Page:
Global Value Chains and Employment Growth in Asia
Neil Foster-McGregor ()
Asian Development Review, 2019, vol. 36, issue 2, 100-130
This paper considers the sources of employment demand in Asian economies. Using data from the Worldâ€“Input Output Database, I examine the relative importance of domestic and foreign demand in generating employment. Despite some degree of heterogeneity across the sample, domestic demand is found to be the major driver of employment in all cases. Further, the relative importance of final and intermediate exports in generating employment varies by economy, with some economies relying on intermediate exports to generate employment to a greater extent than others, reflecting their importance as suppliers of intermediate inputs in global value chains, while others rely to a greater extent on final exports, reflecting their role as assemblers within global value chains. Considering developments over time, I find that employment is driven by two offsetting factors: (i) final demand (either domestic or foreign) and (ii) labor productivity, with changes in interindustry structure also being important in the case of intermediate exports.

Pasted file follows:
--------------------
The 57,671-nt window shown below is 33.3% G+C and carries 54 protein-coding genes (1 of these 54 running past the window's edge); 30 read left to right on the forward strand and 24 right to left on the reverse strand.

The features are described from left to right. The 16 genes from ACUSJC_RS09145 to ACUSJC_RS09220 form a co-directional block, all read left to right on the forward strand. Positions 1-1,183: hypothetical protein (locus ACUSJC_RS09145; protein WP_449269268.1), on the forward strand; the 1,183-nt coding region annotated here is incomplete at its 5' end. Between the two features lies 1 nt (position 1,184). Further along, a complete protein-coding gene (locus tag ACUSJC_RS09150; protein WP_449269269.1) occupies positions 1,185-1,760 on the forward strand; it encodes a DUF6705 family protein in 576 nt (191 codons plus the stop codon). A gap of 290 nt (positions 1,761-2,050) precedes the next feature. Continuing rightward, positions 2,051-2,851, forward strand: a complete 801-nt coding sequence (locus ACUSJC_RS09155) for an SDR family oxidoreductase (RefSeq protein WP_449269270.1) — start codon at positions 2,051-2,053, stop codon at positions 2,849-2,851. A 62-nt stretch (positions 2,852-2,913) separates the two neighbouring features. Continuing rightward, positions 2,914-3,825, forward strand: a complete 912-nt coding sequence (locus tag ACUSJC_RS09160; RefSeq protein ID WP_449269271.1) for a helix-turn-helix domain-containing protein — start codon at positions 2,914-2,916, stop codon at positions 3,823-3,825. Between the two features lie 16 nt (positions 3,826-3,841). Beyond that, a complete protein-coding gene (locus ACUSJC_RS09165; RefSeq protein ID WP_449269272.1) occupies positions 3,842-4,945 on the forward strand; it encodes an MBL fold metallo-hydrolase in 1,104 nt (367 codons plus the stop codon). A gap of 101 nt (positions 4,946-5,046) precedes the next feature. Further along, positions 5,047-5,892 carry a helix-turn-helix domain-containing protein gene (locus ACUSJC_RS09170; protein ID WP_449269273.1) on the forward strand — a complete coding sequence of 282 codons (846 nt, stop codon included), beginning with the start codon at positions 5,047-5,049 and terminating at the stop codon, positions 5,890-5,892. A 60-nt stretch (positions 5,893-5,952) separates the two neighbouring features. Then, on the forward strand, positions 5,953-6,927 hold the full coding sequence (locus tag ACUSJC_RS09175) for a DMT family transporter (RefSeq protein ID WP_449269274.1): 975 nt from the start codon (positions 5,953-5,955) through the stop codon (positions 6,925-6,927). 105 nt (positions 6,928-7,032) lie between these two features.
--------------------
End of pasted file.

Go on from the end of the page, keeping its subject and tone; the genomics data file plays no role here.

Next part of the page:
Keywords: crisis; decomposition; employment; global value chains (search for similar items in EconPapers)
JEL-codes: F14 F62 O19 (search for similar items in EconPapers)
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Persistent link: https://EconPapers.repec.org/RePEc:tpr:adbadr:v:36:y:2019:i:2:p:100-130
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